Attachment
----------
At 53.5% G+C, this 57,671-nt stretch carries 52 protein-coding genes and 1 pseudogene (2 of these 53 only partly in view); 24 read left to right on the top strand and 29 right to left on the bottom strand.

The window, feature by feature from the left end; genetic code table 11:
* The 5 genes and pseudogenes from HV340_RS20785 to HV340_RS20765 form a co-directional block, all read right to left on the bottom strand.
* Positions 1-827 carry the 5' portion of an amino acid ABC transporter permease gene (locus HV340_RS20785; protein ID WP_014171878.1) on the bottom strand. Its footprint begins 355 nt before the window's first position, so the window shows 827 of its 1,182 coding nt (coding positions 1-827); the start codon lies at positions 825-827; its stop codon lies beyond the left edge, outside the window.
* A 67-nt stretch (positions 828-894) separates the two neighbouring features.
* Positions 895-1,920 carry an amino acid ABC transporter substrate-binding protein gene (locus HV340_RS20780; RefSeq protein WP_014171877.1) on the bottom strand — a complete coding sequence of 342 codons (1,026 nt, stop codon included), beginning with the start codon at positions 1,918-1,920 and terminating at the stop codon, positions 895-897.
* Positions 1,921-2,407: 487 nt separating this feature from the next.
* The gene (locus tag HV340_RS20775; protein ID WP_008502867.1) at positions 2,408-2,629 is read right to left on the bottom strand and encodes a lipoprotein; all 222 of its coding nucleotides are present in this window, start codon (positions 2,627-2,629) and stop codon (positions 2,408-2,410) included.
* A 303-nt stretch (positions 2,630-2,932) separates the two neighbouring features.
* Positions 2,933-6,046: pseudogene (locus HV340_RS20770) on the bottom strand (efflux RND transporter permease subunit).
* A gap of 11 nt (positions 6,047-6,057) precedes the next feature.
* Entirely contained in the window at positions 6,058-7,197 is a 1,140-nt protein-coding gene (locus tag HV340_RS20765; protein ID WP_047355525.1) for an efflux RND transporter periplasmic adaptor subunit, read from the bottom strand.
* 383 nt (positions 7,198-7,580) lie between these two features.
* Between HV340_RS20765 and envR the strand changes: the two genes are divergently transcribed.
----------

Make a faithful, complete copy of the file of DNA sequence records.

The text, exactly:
At 53.5% G+C, this 57,671-nt stretch carries 52 protein-coding genes and 1 pseudogene (2 of these 53 only partly in view); 24 read left to right on the top strand and 29 right to left on the bottom strand.

The window, feature by feature from the left end; genetic code table 11:
* The 5 genes and pseudogenes from HV340_RS20785 to HV340_RS20765 form a co-directional block, all read right to left on the bottom strand.
* Positions 1-827 carry the 5' portion of an amino acid ABC transporter permease gene (locus HV340_RS20785; protein ID WP_014171878.1) on the bottom strand. Its footprint begins 355 nt before the window's first position, so the window shows 827 of its 1,182 coding nt (coding positions 1-827); the start codon lies at positions 825-827; its stop codon lies beyond the left edge, outside the window.
* A 67-nt stretch (positions 828-894) separates the two neighbouring features.
* Positions 895-1,920 carry an amino acid ABC transporter substrate-binding protein gene (locus HV340_RS20780; RefSeq protein WP_014171877.1) on the bottom strand — a complete coding sequence of 342 codons (1,026 nt, stop codon included), beginning with the start codon at positions 1,918-1,920 and terminating at the stop codon, positions 895-897.
* Positions 1,921-2,407: 487 nt separating this feature from the next.
* The gene (locus tag HV340_RS20775; protein ID WP_008502867.1) at positions 2,408-2,629 is read right to left on the bottom strand and encodes a lipoprotein; all 222 of its coding nucleotides are present in this window, start codon (positions 2,627-2,629) and stop codon (positions 2,408-2,410) included.
* A 303-nt stretch (positions 2,630-2,932) separates the two neighbouring features.
* Positions 2,933-6,046: pseudogene (locus HV340_RS20770) on the bottom strand (efflux RND transporter permease subunit).
* A gap of 11 nt (positions 6,047-6,057) precedes the next feature.
* Entirely contained in the window at positions 6,058-7,197 is a 1,140-nt protein-coding gene (locus tag HV340_RS20765; protein ID WP_047355525.1) for an efflux RND transporter periplasmic adaptor subunit, read from the bottom strand.
* 383 nt (positions 7,198-7,580) lie between these two features.
* Between HV340_RS20765 and envR the strand changes: the two genes are divergently transcribed.